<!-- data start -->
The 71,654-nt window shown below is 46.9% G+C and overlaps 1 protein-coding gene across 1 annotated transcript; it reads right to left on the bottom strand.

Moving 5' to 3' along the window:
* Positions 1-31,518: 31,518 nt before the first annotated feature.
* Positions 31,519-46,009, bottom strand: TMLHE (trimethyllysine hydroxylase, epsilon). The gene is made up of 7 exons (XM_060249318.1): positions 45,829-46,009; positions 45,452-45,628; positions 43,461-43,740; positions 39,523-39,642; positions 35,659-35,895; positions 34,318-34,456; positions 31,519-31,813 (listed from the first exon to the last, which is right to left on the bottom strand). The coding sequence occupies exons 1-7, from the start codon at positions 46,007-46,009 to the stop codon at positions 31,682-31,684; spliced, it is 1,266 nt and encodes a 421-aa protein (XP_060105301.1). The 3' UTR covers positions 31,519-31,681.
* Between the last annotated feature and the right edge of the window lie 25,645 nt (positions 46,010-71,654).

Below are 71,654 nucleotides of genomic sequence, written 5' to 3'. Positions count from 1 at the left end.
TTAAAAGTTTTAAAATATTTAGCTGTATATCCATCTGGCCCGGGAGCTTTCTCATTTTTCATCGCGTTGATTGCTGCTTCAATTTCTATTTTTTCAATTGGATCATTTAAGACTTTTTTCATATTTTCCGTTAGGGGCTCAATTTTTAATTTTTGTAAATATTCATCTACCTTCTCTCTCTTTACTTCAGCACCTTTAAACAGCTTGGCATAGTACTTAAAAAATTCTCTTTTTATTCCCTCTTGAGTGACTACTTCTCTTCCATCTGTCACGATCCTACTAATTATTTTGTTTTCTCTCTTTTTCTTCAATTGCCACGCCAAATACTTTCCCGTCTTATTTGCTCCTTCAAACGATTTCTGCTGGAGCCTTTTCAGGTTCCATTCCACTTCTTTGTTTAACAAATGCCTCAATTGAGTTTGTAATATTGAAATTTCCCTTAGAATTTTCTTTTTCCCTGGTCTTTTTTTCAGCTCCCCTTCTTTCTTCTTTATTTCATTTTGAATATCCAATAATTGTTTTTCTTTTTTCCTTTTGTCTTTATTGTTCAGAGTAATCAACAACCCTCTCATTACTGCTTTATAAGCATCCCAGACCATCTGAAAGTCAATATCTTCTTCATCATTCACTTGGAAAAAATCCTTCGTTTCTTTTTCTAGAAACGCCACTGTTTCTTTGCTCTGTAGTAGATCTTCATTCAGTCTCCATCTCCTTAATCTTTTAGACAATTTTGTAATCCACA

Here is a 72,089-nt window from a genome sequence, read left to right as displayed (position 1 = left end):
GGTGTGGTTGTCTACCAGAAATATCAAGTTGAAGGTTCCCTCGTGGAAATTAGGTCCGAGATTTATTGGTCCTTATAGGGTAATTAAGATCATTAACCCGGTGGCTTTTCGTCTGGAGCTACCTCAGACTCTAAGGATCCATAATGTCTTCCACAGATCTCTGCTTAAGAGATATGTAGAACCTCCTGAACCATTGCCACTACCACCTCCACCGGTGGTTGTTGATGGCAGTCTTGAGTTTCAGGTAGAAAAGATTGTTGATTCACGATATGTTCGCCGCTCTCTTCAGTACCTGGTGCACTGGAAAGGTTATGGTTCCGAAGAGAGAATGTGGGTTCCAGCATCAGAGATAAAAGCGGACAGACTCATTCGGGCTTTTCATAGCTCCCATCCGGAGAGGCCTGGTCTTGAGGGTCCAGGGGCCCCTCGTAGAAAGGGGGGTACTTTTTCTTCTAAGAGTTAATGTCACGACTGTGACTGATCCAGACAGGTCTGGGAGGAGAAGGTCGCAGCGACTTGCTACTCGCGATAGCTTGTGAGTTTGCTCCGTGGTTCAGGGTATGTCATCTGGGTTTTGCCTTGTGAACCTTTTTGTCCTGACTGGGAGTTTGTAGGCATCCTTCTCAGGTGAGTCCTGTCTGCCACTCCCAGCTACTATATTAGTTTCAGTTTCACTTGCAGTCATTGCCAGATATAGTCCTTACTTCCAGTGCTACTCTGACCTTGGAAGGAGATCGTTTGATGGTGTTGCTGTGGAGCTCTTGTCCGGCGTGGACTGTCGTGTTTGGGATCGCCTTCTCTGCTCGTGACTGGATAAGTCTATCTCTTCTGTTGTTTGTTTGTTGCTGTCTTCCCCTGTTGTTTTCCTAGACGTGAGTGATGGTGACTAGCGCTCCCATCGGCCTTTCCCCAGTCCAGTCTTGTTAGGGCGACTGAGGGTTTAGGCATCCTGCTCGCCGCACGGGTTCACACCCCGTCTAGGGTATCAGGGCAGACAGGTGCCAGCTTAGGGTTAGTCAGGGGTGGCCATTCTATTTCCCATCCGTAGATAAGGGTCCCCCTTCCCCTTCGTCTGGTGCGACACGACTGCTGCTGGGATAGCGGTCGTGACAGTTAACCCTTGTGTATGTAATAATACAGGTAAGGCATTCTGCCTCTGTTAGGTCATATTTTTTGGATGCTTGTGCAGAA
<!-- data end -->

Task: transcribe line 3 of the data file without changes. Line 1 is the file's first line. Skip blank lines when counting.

* Positions 1-31,518: 31,518 nt before the first annotated feature.